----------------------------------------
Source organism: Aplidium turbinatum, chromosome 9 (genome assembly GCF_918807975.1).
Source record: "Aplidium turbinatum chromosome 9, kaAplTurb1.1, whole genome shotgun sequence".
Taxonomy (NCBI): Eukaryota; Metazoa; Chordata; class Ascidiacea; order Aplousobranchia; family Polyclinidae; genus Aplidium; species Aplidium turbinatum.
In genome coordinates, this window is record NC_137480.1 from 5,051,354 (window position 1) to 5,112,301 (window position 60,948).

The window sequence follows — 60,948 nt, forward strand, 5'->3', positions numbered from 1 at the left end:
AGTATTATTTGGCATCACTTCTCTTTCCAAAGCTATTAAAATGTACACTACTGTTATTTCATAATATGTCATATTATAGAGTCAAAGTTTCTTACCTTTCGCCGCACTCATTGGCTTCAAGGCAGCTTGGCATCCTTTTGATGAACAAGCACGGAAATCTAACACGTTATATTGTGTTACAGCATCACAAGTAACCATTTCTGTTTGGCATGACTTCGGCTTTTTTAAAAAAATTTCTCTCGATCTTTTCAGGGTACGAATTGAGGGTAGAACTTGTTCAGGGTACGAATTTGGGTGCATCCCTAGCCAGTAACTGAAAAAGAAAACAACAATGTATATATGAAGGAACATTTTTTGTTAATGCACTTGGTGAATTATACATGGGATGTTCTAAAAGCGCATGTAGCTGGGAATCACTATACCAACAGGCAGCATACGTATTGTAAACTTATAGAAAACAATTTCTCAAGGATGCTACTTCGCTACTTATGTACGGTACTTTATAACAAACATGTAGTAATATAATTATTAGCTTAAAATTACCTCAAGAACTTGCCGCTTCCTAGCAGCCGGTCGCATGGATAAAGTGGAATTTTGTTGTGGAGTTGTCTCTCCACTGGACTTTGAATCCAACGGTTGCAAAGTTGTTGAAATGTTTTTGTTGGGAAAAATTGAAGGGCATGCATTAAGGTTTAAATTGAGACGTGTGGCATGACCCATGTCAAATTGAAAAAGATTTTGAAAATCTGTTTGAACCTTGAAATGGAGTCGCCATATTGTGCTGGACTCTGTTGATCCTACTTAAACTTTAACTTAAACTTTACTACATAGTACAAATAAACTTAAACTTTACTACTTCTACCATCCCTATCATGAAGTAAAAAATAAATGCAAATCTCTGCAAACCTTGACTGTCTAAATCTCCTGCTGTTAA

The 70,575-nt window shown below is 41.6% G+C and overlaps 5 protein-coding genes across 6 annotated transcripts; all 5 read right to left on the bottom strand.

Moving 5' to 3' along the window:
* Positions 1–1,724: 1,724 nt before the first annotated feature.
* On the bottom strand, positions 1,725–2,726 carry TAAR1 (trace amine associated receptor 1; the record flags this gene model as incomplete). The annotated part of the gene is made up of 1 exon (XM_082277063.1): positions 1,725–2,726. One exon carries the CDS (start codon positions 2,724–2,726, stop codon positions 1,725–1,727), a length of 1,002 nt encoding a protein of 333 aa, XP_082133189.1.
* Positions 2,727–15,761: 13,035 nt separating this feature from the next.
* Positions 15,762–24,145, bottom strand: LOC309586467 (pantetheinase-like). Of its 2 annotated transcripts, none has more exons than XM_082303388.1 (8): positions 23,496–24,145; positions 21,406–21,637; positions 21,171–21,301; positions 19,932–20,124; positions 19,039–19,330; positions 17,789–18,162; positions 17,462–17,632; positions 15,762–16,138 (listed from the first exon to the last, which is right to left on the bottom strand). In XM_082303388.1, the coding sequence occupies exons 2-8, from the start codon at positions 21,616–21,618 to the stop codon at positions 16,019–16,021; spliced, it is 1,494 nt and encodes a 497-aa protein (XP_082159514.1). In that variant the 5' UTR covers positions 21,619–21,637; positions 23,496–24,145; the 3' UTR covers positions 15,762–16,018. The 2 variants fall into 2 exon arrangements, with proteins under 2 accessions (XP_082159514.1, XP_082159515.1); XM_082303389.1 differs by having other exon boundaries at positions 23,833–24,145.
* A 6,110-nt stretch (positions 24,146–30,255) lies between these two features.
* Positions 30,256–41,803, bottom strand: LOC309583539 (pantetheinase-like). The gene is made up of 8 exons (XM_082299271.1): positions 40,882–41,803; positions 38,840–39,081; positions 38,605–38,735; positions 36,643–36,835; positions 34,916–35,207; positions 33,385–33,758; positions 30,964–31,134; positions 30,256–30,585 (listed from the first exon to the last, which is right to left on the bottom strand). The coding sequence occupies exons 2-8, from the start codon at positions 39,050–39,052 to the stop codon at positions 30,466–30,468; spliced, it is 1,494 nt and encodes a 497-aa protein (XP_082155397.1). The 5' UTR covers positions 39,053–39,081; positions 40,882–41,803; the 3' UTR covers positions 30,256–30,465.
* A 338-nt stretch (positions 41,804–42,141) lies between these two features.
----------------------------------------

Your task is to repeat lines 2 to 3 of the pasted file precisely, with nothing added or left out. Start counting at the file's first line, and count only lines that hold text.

Source record: "Aplidium turbinatum chromosome 9, kaAplTurb1.1, whole genome shotgun sequence".
Taxonomy (NCBI): Eukaryota; Metazoa; Chordata; class Ascidiacea; order Aplousobranchia; family Polyclinidae; genus Aplidium; species Aplidium turbinatum.